As the winter meetings come to a close, former Blue Jays Edwin Encarnacion and Jose Bautista are among the top free agents still looking for their next contract
Who would have thought the market would be this way? At the beginning of the off-season, there was legitimate talk of Edwin Encarnacion seeking 5 years and 125 million in free agency. Coming off a year with 42 home runs and 127 RBI, it didn’t seem completely out of line to think he might get that something close to that.
Both sluggers have been hurt by the presence of other DH options on the market such as Kendrys Morales (signed with Toronto, 3 years/33 million), Carlos Beltran (signed with the Astros, 1 year/16 million), Matt Holliday (signed with the Yankees, 1 year/13 million), and more. Cheaper alternatives like Mike Napoli, Michael Saunders, Chris Carter, Adam Lind, and many more are still waiting out the market.
It should be noted that neither Encarnacion or Bautista are exclusively a DH type, but both have somewhat limited defensive abilities. Encarnacion has been a primary DH for a while now, but showed he was more than capable at first in 75 games last season. He was able to stay healthy as well, which has been a minor issue for him in recent seasons.
Bautista can still play the outfield, albeit with limited ability, and has experience at both infield corners. He has also expressed a willingness to move positions for the right deal.
Considering the duo have been among the AL’s most feared sluggers for the past half decade, why such a tepid market?
1. Evolution of WAR / Increased emphasis on bullpen value
Baseball front offices have evolved a great deal in recent seasons, and teams are operating in a much different manner. WAR has become arguably the most considered stat, and it’s not a stat that favours players who don’t contribute on defence.
David Ortiz is a good example of how WAR doesn’t reward the DH, if you ignore his 5.1 mark in 2016. In 2015, Ortiz finished with a slash line of .273/.360/.553 with 37 home runs, 108 RBI, and 37 doubles. Those are solid numbers, no? WAR doesn’t think it’s all that great, giving it a value of 3.2 wins above replacement. Similar numbers in 2014 earned Ortiz a mark of 2.9.
Teams are also putting a greater emphasis on the bullpen than ever before. Aroldis Chapman just received a 5-year, $86 million deal a few days after Mark Melancon broke the previous mark with 4 years and $62 million. Kenley Jansen remains on the market and might even top Chapman’s deal if the cards fall the right way for him. Even Brett Cecil got 4 years and $30.5 million from the St.Louis Cardinals.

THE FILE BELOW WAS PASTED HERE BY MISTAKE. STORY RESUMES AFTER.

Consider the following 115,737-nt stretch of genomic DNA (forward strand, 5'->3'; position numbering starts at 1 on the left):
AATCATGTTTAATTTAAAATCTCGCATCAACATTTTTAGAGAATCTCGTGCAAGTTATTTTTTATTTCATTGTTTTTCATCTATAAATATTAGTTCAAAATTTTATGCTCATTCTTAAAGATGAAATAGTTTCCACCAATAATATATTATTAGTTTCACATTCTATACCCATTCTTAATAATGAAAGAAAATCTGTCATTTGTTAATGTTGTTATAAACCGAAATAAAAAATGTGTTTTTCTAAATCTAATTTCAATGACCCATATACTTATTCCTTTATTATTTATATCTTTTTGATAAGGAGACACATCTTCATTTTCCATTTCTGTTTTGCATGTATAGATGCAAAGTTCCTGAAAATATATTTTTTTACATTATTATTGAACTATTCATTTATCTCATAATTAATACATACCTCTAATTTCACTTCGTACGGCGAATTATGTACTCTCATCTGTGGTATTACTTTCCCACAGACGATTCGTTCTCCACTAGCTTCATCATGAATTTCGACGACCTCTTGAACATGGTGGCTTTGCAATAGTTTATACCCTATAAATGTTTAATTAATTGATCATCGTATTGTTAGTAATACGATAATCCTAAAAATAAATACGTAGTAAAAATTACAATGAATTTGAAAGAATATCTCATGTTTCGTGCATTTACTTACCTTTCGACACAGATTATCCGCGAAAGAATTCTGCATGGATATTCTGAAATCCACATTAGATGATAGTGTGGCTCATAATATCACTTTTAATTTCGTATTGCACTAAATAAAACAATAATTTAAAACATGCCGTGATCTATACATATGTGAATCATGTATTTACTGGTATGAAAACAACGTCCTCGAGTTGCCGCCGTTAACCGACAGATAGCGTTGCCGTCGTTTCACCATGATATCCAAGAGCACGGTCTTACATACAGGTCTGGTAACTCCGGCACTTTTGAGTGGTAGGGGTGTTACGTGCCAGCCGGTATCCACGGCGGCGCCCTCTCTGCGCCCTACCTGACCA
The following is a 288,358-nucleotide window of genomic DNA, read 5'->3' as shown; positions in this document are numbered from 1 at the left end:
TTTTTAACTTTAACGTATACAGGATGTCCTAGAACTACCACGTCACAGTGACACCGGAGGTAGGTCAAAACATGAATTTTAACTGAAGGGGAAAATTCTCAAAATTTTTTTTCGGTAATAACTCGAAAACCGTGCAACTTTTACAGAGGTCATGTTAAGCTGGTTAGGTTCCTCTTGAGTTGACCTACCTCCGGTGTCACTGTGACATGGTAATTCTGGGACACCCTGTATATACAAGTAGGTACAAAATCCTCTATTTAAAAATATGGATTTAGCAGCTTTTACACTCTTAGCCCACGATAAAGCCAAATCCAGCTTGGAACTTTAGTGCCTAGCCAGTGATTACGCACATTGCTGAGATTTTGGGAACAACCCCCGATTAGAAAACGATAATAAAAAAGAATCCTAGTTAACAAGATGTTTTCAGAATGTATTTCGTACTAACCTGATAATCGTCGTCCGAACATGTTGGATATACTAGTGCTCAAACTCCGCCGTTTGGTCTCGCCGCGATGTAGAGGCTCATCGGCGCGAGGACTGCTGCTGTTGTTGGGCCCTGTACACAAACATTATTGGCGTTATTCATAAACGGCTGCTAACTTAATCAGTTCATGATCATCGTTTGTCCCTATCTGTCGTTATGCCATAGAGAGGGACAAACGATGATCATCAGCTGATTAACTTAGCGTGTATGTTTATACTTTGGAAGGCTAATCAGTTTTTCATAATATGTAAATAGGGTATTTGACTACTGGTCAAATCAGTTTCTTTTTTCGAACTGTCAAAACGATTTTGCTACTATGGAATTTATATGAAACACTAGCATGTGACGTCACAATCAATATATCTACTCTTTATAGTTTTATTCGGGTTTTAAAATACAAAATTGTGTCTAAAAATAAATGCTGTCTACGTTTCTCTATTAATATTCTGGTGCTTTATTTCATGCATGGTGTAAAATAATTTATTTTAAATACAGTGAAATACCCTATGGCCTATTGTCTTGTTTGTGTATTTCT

2. Speaking of David Ortiz
For everything David Ortiz did for the Boston Red Sox over the years, he was never “overpaid” for being a franchise hero. “Big Papi” never earned more than 16 million in a single season, and played on several one-year deals near the end of his career. Granted, there was a brief point where it looked like Father Time had caught up with the slugger, but he continued to produce until the end of his career.
Contract precedents are important in baseball, and there’s little doubt that GM’s used Ortiz’s contracts over the years as an argument for keeping both years and dollars down from what agents are seeking.
For as much as Encarnacion and Bautista have done for the Blue Jays franchise, would anyone argue they are more important to their team’s history than Ortiz was to the Sox?
3. Other DH types have not worked out well
For every David Ortiz who can produce into his 40’s, there are literally hundreds of players whose careers are over long before they hit 35.
Take Ryan Howard for example: the aging slugger earned $25 million in 2016, and batted .196 (granted he hit 25 home runs). His 5-year, $125 million contract extension mercifully ended at the end of the 2016, with the Phillies still owing a $10 million buyout for 2017.
Alex Rodriguez is still under contract for 2017, whether he’ll be on the field or not. We know it won’t be with the Yankees, but they’ll be paying him $21 million whether he suits up for the Marlins, or sits on the couch and gets fat. He provided a lot of value over his contract, but it’s fair to say the Yankees are happy to be rid of him.
Howard and and Rodriguez are far from the only examples too, especially if you include guys like Albert Pujols and Joe Mauer who are still playing, but are/will be vastly underperforming their contract value. Prince Fielder had his career prematurely end due to a neck injury, and the Rangers will be thankful that insurance will cover the remainder of the 4 years and $72 million owed to the injured slugger.